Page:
I first encountered the visual language of Star Wars through a cardboard Darth Maul in a dollar store window. It was 1999. I was six years old. I had never seen Star Wars. But I knew one thing: that guy was super evil.
Soon I sat down to watch Star Wars Episode I: The Phantom Menace (1999). When the John Williams score hit and that first pair of lightsabers ignited, I became a fan for life.
Today marks the 20th anniversary of The Phantom Menace—one of the most iconic letdowns in cinematic history. But for my generation of Star Wars fans, this film was the first step into a larger world.
I collected the action figures. I bought the chunky CommTech Reader (modeled after the Gillette women’s razor prop used by Qui-Gon Jinn as a communication device) to play the ultra-compressed dialogue snippets on the chips that came with those action figures. I drank Pepsi from a Star Wars Pizza Hut cup, which of course had a plastic Sebulba topper.
But I didn’t know that, as I trick-or-treated in my Padawan costume complete with the requisite rattail braid, other fans revolted against the new Star Wars. They had waited for this moment nearly 20 years, ever since that baffling “EPISODE V” at the top of Empire Strikes Back. Now, some even demanded writer/director George Lucas give a public apology. I didn’t know they denounced Jar Jar Binks and Midichlorians with all the pre-social-media vitriol they could muster. I didn’t know Star Wars had birthed the toxic fandom that would bully 12-year-old Anakin actor Jake Lloyd out of a career and nearly drive Jar Jar actor Ahmed Best to suicide.
I didn’t know I wasn’t supposed to like The Phantom Menace.
If you know the Star Wars fan community, you know the usual criticisms: wooden dialogue, bizarre pacing, a lack of actor-direction, and, of course, the endless politics. But enough proverbial ink has been spilled over these points. To sum it up in the words of Han Solo: It’s true. All of it.
The film fails on multiple levels. Watching the film with a 20-year remove, I notice one failure in particular. In The Phantom Menace, the childhood and adulthood of Star Wars separate like oil and vinegar.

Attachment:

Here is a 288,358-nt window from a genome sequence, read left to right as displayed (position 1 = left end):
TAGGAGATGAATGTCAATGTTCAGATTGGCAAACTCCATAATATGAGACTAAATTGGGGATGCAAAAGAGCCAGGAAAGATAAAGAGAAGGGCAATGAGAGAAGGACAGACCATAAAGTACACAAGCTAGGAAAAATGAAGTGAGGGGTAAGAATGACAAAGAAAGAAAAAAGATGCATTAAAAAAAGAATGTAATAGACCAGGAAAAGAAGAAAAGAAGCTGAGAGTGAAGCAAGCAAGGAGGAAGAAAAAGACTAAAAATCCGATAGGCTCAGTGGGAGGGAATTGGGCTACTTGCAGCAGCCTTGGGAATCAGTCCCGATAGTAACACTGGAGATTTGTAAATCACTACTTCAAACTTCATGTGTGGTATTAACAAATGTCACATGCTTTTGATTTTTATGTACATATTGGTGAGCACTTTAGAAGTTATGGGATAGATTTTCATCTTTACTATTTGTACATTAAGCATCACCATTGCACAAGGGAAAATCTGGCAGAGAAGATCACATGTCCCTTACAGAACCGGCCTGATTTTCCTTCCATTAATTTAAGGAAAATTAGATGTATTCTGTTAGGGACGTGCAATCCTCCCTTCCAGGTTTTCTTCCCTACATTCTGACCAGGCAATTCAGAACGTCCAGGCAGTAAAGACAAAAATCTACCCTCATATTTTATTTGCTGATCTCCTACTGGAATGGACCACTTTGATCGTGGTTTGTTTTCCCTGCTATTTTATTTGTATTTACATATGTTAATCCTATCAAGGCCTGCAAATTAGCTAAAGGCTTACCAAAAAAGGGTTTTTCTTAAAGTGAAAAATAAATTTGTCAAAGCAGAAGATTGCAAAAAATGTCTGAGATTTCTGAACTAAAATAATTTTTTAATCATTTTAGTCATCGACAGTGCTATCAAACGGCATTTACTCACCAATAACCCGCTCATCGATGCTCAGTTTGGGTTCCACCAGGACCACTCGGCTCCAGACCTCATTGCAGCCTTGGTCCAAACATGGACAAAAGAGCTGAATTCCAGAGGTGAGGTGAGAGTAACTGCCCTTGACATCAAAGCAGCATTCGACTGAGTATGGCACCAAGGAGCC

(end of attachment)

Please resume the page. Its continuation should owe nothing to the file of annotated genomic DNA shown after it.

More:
The original Star Wars Episode IV: A New Hope (1977) bottled the essence of a fairytale. A farm boy and a wizard leave home, storm a castle, rescue a princess, and defeat an evil empire. That’s it: the classic hero’s journey as outlined by Joseph Campbell. This mythic storytelling transcends age. Whether you’re six or 60, you want that farm boy to rescue that princess.
But The Phantom Menace never achieves this. No classic fairytale begins with “The taxation of trade routes is in dispute.” Where A New Hope unifies children and adults, The Phantom Menace alienates both. Kids love the Jar Jar antics and the fart jokes, but for OG fans from ’76, it felt like director George Lucas himself farting on their childhood. And the political premise, while intriguing for grown-ups where it works, baffles younger viewers.
Mixed with my childhood elation, I remember profound confusion. What’s a trade federation? How do the Jedi stroll aboard the bad guy’s ship without a fight? I understood A New Hope; when the bad guys showed up, they fought the good guys, and vice versa, end of story. Even a six-year-old could catch that visceral storytelling. But trade disputes? Votes of no confidence? I filed those terms in the “things I’ll understand when I grow up” folder of my brain (update: I still don’t entirely). When Darth Vader marched down a hallway of rebel corpses in A New Hope, I felt the stakes. But when Sio Bibble informed Queen Amidala that “the death toll is catastrophic,” he could’ve been speaking Huttese.
But I still loved it. And you know what? I still do. And now that the kids from 1999 are grown up and writing things, I know I’m not alone.
So how do us ’90s kids reconcile our love for such a mess of a movie? We could join the meme culture and enjoy it ironically. But if I did that, I would be scorning my childhood the same way older fans thought Lucas scorned theirs. I would have to disavow that little six-year-old me in the rattail braid.
Of course, it’s healthy to admit the film’s flaws. We should discern good storytelling from poor storytelling. But it’s also okay to celebrate the goodness in flawed things. It’s possibly even a more noble endeavor than sniffing out the flaws in good things (looking at you, Force Awakens haters).
The older I get, the more I notice the ways this movie doesn’t fail. We’ve all seen bad sci-fi flicks—the generic set pieces, the predictable structures, the requisite energy beam shooting skyward in the third act. They fail by settling for mediocrity. But The Phantom Menace fails while shooting for the stars.
Fans expected a straightforward installment of the Star Wars franchise. Instead, they received the mishmash passion project of an independent filmmaker. Lucas takes his political philosophy, his Flash Gordon nostalgia, his love of racing, and his urge to advance film technology and combines them into one film. He crafts his own tone, his own pace, his own aesthetic. For all its flaws, it feels like nothing else. Lucas fails as only an auteur could fail.
Glimmers of greatness eek through the shortfalls. It plays oddly like Marvel’s The Star Wars, an illustrated adaptation of Lucas’s rough draft for A New Hope. They feature the same breakneck pacing, the same exposition-clogged dialogue, the same political pontifications. But The Star Wars went through several drafts—and the input of multiple others—before becoming the film we love. One can only imagine what The Phantom Menace could have been with more time and more input.